Translating a Resume

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When you’re looking for a job, you want to put your best foot forward.  Getting your resume “just right” is enough of a challenge in English. However, if you’re looking for a job overseas, cultural differences can add a layer of complexity to the task that a simple, word-for-word translation can’t solve.

For example, when writer Jesse Newman of The Australian had his carefully tweaked resume translated into Chinese, native Chinese speakers were quick to let him know that his message was getting lost in translation. Newman explains:

“As a character-based system, Chinese focuses on key words to an extent that would be impossible in English. As a result, even in something as functional as a DVD player manual, basic Chinese sentences can seem like abstract poetry. In contrast, English, weighed down with the grammar of a dozen root languages, seems clunky and overly specific, full of wandering prose and repeated information when written down in the Chinese hanzi.”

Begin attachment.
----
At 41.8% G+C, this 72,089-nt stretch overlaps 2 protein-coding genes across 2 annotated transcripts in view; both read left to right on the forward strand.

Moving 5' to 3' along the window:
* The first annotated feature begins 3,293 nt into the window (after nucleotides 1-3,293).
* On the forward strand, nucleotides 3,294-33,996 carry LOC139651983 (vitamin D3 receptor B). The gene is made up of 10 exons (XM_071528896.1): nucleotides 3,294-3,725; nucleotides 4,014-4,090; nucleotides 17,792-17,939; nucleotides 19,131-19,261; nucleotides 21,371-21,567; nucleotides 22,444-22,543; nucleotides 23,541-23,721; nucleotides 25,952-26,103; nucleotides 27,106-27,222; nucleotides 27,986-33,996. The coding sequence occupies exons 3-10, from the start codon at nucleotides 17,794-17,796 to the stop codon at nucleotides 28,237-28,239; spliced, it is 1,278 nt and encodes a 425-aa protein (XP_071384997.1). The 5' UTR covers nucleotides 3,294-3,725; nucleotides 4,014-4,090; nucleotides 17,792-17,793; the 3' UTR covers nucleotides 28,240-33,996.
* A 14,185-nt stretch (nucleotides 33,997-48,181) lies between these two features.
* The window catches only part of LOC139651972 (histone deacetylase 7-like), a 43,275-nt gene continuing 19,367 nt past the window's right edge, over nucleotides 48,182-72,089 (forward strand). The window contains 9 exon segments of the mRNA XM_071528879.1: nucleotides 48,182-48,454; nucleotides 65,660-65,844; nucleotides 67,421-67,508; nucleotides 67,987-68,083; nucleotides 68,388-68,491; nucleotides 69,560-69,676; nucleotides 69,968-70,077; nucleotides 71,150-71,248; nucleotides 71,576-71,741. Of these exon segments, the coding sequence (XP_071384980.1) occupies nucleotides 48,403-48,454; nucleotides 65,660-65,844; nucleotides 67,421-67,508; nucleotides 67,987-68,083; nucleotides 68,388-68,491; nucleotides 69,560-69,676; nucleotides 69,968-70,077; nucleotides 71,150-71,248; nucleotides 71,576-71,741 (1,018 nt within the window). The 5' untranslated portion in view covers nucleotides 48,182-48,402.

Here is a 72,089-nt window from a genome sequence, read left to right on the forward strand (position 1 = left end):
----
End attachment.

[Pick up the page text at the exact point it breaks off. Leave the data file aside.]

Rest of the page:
Uh-oh. So, what can you do to keep your translated resume out of the reject pile?  First, obviously, don’t just rely on a direct translation. You need to work with someone who understands the business culture in the country where you are applying, and who is willing to work with you to make sure your resume  will project the image you’re looking for. You want your resume to get the coveted “second look,” but not because the entire office is laughing at it.

Then, try to talk with other people from the country you’d like to move to to see what else you can do to give your resume an edge. For example, Mr.  Newman ended up adding a picture to his, since Chinese managers look at appearance when they evaluate potential hires.

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